White Oak Place Project Remains Controversial
Image: The leafed-out white oak tree of “White Oak Place” as seen from Spartan Avenue last fall.
Following a request by the developer Joe Goodsir, East Lansing City Council opted last night to defer decision-making on the White Oak Place project proposal until May 24. Mayor Mark Meadows said the delay will allow the City to seek its own environmental assessment of what is needed in terms of clean-up at the site, which includes a former gas station.
Meadows indicated that Council is interested in learning whether the costs and plan presented by the developer’s environmental consultant match what the City’s external consultant concludes. The developer is seeking about $6 million in tax subsidies for the project.
The proposed project, a large rental housing project to be built at the corner of Grand River Avenue and Spartan Avenue, is designed to preserve a large, old, white oak tree while creating one floor of commercial space and five additional floor of rental apartments. It is this oak tree from which the project draws its name.
As ELi’s Michael Teager reported for our readers last month, the project has raised concerns with regard to possible inadequacy of parking, adding more downtown housing likely to be attractive only to undergraduate students, the large tax subsidy request from the developer, and a question of whether the tree will survive the redevelopment.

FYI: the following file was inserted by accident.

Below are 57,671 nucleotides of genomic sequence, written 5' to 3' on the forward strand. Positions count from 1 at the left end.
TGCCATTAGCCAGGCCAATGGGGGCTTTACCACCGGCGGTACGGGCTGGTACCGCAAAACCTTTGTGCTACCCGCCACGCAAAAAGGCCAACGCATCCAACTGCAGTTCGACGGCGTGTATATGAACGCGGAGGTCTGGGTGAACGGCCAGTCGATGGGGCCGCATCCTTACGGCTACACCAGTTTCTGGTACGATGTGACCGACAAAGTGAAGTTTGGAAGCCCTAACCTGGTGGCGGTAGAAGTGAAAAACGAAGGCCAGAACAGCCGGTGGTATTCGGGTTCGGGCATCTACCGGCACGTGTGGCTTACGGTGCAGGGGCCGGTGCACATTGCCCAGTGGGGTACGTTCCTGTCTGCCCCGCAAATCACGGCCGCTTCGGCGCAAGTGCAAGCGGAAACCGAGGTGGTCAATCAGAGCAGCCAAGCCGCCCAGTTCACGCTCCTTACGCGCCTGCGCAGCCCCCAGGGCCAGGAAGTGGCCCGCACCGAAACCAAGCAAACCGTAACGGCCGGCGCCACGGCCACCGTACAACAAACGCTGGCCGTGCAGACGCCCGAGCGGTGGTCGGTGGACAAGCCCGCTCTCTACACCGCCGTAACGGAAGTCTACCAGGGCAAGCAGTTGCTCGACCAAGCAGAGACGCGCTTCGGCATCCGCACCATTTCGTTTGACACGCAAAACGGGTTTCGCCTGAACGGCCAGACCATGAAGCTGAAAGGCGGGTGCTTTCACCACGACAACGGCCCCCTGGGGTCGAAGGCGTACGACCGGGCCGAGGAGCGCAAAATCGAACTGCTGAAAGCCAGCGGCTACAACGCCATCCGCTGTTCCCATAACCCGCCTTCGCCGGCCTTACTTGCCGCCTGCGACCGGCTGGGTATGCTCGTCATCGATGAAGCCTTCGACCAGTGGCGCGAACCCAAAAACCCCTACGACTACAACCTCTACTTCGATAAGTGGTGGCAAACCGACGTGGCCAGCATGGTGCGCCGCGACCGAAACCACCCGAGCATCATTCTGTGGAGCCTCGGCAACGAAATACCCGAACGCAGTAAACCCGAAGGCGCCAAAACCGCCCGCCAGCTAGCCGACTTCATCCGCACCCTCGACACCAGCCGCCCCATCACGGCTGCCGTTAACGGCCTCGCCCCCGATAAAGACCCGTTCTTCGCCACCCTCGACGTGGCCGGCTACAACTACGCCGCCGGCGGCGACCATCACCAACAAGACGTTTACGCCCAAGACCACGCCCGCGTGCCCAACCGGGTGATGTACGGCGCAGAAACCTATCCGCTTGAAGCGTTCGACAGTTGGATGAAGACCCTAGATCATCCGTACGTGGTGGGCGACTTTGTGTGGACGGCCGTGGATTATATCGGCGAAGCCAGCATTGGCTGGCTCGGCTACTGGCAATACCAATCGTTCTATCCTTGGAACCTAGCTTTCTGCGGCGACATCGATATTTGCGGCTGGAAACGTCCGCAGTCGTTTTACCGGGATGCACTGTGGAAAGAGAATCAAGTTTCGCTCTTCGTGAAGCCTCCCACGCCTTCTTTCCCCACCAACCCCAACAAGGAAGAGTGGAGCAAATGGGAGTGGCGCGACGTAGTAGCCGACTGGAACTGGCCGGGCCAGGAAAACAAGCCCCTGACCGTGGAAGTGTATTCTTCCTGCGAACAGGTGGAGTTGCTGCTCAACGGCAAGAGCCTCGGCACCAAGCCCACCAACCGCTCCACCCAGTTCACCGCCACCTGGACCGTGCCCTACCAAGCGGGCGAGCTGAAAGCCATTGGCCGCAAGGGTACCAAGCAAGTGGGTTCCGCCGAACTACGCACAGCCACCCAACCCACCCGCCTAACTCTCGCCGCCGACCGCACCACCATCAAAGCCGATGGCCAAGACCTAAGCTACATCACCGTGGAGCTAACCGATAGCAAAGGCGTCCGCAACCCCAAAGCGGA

At last night’s meeting, Meadows invited citizens to weigh in on the matter, saying that they will also have an opportunity to do so at the May 24 meeting. (Citizens can also always write to Council on matters before Council.)
During public comments, Ralph Monsma of the Pinecrest neighborhood told Council he was very concerned about whether the plan for environmental clean-up and containment of leaked chemicals at the site was adequate. He said that people are going to be living over the contaminated area so it is very important to get it right. Monsma told Council he also wanted to be sure whatever money the City essentially contributed to the clean-up not be wasted with an inadequate plan.
Mike Vasievich, of the Pinecrest Neighborhood, urged Council to make sure the developer has a sophisticated plan for protecting the old white oak tree after which the project is named and also urged Council to make sure a mechanism is in place to require the developer to adhere to the plan. Saying he “speaks for the trees” of East Lansing, Vasievich asked Council not to approve the plan until there is a clear plan for protecting the tree. He said that the matter requires professional guidance and is “not a trivial matter.”
Vasievich noted that Council had previously discussed a tree protection ordinance for unique and ancient trees like this one and expressed his disappointment that that draft ordinance appeared not to be moving forward with organized review leading to approval of a tree protection system. Councilmember Shanna Draheim said the Environmental Commission will be concerning itself with the matter. Vasievich said a group has been talking about developing a non-profit organization to push for tree protection in the City of East Lansing.
Read more about the White Oak Place project here.
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